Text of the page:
Restricted COS crunch- some good news at last

Restricted COS crunch- some good news at last

It has been far more difficult in recent months for UK businesses to recruit non-EEA nationals.

This is because, for the 7th consecutive month, the quota on the number of people who can be sponsored by their employers for skilled roles requiring a restricted certificate of sponsorship was reached in June 2018.  It is likely that the fall in EEA migrants coming to the UK as a result of Brexit and the higher number of EEA migrants leaving the UK increased the pressure on the Tier 2 quota.

There is hope on the horizon however following the Government’s recent announcement that doctors and nurses will be excluded from this cap on skilled workers with effect from early July 2018.  We understand that a significant percentage of the monthly quota was allocated to doctors and nurses.

Tier 2 (General) quota

The Tier 2 (General) sponsorship route is the main immigration category for UK employers to employ skilled non-EEA migrants in the UK.

Under the Tier 2 (General) route, there are a maximum of 20,700 Certificates of Sponsorship available each financial year for employers to sponsor non-EU skilled workers.  The cap of 20,700 only applies to ‘restricted’ Certificates of Sponsorship (‘CoS’) which are generally only for Tier 2 (General) workers applying from overseas who will earn less than the higher earner threshold (currently set at £159,600 per year).  

The annual cap of 20,700 restricted CoS is split into monthly unequal allocations.  The allocation year runs from April to April.  At the start of the allocation year in April there are more available – starting at 2,200 per month.  By October this falls to 1,500 per month.   

Immigration cap reached

Until December 2017, the cap had only been reached once in the summer of 2015.  This meant that, apart from a couple of months in 2015, employers who applied for a restricted CoS would generally obtain one.  It was usually possible to obtain a restricted CoS even for roles that offered lower salaries of around £21,000 to £30,000 per year.

However, in the latest monthly allocation of June 2018 the cap was yet again reached, making this the 7th consecutive month of the quota being exceeded.  There were 2049 restricted CoS available in June 2018.  However, we understand that many applications for restricted CoS were refused.  In particular, in circumstances where the role was neither a shortage occupation role nor a PhD role, only roles with annual salaries of £60,000 or above were granted a restricted CoS.

Looking ahead

With the increasing pressure on the annual cap impacting both private and public sector employers in the UK, in mid-June the Government announced their plan to exclude doctors and nurses from the quota.

As this change will come into effect in early July, the hope is that this will free up hundreds of CoS each month which can then be allocated to other highly skilled professionals.  This should increase the chance of employers being able to obtain a restricted CoS for roles with salaries in the middling range.  However, we will have to wait to see whether roles with lower salaries will be allocated a CoS from July onwards.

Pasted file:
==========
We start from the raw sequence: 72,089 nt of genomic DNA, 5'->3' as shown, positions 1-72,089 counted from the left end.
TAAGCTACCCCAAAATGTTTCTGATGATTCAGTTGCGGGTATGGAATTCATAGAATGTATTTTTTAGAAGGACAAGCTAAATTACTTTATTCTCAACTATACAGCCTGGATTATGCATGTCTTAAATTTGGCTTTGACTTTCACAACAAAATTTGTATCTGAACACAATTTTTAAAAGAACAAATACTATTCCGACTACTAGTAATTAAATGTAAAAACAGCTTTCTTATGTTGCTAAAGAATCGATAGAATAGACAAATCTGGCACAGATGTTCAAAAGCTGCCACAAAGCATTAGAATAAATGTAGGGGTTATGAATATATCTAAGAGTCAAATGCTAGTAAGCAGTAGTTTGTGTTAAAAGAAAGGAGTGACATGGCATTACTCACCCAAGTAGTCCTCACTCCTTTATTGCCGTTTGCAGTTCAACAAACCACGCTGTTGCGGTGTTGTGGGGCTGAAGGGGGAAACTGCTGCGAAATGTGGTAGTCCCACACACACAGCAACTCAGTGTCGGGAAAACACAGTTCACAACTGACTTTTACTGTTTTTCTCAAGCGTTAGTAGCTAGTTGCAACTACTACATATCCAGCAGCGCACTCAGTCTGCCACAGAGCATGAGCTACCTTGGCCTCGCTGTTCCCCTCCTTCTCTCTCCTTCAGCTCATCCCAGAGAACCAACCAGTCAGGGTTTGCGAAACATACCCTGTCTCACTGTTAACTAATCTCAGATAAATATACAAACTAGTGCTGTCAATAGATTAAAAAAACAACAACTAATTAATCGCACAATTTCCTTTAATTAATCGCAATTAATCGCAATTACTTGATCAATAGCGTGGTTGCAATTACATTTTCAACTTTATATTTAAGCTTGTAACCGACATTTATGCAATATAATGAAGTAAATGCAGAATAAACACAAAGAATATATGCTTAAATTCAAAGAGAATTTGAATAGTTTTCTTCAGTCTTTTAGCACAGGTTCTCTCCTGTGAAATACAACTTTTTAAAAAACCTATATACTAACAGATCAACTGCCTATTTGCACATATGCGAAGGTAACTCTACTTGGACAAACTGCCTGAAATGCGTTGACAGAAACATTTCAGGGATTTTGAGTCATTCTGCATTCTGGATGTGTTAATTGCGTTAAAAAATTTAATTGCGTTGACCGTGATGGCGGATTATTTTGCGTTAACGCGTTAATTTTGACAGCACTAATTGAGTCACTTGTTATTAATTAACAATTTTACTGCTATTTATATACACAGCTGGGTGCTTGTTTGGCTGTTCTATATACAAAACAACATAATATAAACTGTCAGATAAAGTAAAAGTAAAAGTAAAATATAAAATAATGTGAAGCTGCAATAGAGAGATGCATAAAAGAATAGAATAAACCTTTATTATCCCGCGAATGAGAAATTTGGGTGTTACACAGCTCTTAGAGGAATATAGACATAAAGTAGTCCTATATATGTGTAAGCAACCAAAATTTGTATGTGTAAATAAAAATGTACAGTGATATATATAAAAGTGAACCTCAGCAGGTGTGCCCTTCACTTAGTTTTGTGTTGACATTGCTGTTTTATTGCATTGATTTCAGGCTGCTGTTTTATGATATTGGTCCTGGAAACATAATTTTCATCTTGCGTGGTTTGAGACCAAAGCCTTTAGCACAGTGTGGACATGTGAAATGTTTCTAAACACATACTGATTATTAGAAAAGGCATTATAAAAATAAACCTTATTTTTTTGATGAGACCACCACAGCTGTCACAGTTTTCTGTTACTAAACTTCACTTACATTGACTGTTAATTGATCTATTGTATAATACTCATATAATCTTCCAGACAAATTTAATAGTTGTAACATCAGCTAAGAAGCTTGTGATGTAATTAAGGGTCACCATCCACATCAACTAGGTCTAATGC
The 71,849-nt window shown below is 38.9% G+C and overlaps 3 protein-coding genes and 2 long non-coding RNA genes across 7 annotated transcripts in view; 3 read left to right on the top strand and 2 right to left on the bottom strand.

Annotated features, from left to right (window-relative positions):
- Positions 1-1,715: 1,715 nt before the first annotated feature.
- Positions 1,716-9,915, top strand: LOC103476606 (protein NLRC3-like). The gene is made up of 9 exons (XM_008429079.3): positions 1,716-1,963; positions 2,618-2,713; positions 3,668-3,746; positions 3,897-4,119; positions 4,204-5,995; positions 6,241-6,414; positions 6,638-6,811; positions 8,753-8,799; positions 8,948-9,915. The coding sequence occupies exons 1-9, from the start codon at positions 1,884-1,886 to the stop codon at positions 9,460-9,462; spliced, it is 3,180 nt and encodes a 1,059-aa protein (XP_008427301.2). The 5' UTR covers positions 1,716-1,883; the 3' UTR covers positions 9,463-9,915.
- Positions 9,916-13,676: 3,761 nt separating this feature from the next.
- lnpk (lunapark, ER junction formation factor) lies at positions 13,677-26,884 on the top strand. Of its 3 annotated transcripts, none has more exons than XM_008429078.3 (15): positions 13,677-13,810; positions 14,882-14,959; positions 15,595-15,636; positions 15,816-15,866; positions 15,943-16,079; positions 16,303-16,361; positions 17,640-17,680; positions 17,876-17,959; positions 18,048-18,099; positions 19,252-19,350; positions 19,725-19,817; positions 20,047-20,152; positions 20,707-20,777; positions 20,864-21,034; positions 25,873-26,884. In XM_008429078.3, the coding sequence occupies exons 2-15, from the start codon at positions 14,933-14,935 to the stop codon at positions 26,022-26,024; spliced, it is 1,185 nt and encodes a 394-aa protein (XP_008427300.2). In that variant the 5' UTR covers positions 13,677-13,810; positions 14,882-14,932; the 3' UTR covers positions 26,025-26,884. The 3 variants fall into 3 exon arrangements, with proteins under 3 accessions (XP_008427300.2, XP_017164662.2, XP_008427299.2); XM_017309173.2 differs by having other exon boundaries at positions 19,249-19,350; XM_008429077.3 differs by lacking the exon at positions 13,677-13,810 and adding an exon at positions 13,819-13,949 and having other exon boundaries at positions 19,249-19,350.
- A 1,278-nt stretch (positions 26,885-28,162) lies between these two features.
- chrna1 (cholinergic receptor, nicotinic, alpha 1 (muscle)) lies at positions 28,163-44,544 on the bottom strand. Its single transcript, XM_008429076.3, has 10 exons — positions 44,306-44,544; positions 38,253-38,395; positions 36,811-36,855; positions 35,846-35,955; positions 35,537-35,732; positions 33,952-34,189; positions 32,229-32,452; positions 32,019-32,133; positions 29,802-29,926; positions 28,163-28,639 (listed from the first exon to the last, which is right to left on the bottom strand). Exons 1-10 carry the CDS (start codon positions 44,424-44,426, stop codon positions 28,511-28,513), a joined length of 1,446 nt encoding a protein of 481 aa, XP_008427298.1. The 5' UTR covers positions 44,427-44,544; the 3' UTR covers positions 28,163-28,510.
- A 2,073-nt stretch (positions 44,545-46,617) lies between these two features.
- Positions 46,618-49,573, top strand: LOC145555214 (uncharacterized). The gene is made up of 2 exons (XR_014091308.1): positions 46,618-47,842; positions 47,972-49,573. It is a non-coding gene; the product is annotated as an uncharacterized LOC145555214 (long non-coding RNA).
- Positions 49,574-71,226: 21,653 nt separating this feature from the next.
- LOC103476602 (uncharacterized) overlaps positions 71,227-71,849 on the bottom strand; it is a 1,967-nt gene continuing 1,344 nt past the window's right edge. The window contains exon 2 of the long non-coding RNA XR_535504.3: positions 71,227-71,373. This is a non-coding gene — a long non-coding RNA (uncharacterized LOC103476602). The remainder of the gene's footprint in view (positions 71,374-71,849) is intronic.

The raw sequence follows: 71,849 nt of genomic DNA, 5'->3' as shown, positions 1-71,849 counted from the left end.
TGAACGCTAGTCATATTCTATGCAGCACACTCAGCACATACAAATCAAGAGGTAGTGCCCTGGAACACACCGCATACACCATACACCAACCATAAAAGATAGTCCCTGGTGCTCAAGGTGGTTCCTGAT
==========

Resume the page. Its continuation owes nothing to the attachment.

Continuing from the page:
In view of the decision to exclude doctors and nurses from the annual cap, employers who were not granted a restricted CoS in the June allocation should certainly consider re-applying in the following months but should check when the adverts used as part of the Resident Labour Market Test were first posted.  This is because any restricted CoS granted must then be assigned to the sponsored worker within 6 months of the adverts being posted.

Other options?

If the restricted CoS application still is not successful going forward, it may be worth considering if any other immigration options are available.  For example, if the individual is coming with a family member who is obtaining a UK visa in their own right they may be able to come to the UK as their family member’s dependant.

It is also worth employers asking whether the individual has any existing family member or relationship with someone who is a UK, EEA national or someone with UK immigration status as there may be other options on that basis.

Rather than relying on the Tier 2 (General) category, there may be some cases where the individual is already an existing employee of an overseas group company and, as such, may have the option to come to the UK under the Tier 2 (Intra Company Transfer) route, for which a restricted CoS is not required.  In some cases, it may be also appropriate to consider a Tier 5 visa for temporary work of up to 2 years as an intern.

 

Contact our experts for further advice

View profile for Jackie PenlingtonJackie Penlington

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